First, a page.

Jesuit Father Joseph P. Kane died on June 16, 2014, at Calvary Hospital in the Bronx, New York, the day after the 46th anniversary of his ordination. Born in Union City, New Jersey, on May 2, 1937, of Edmund and Mary (Peterson) Kane, he was 77 years old, and a Jesuit for 58 years.
Following graduation from St. Peter’s Prep, he entered the Society of Jesus on July 30, 1955, at St. Andrew-on-Hudson, New York. After first vows and collegiate studies, he proceeded to Loyola Seminary in Shrub Oak, New York, for the study of philosophy (1959-62). Before the study of theology, he was missioned to Colegio San Ignacio in Puerto Rico, where he taught English, math and geography for three years.
Study in preparation for ordination took him to Woodstock College in Woodstock, Maryland (1965-68). He was ordained to the priesthood on June 15, 1968, in Rio Piedras. In 1970 he began his ministry with the New York City Department of Corrections, serving as a chaplain at Riker’s Island Correction Facility and residing at Brooklyn Prep. While continuing his prison ministry, he then resided in the Bronx for the rest of his life. He wanted his home to be open to former inmates who would feel comfortable to meet and chat with him. In 1996 he lessened his time commitment to the prison ministry and began assisting in administration at the Jesuit infirmary, Murray-Weigel Hall.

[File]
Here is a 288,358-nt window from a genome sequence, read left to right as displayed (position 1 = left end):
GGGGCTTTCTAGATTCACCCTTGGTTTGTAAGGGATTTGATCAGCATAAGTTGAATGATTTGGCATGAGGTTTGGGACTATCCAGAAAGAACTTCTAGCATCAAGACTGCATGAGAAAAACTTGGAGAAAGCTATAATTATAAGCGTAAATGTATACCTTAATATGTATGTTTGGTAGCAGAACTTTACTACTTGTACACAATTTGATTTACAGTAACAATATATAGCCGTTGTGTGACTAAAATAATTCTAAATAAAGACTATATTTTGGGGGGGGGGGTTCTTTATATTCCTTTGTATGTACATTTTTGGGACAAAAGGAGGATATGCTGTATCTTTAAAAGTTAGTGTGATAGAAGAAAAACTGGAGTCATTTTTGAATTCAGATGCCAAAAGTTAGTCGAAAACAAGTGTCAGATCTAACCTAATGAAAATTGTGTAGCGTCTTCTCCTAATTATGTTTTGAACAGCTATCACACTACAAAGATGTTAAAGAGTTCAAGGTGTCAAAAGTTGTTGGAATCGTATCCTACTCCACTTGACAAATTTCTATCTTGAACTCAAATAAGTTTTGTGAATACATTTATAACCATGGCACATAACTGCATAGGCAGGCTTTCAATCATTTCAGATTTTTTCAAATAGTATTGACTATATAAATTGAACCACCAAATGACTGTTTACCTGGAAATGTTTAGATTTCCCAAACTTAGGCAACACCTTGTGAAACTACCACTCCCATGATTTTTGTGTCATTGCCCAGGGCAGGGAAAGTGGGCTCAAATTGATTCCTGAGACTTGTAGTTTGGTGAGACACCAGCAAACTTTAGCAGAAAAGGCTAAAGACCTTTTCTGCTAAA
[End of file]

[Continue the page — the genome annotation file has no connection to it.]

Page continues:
Almost his entire priestly life (44 of his 46 years of priesthood) was dedicated to prison ministry at the detention facilities on Riker’s Island. There, he gave strong witness to the Jesuit “preferential option for the poor.” He became a “voice for the voiceless,” a strong public advocate and writer for prison reform, for the abolishment of the death penalty and for the more humane treatment of the addicted and those convicted of drug offenses. His years of experience also led him to advocate the unpopular position in favor of the legalization of drugs.
He is survived by a cousin, Susan Kane Henry of Secaucus, New Jersey.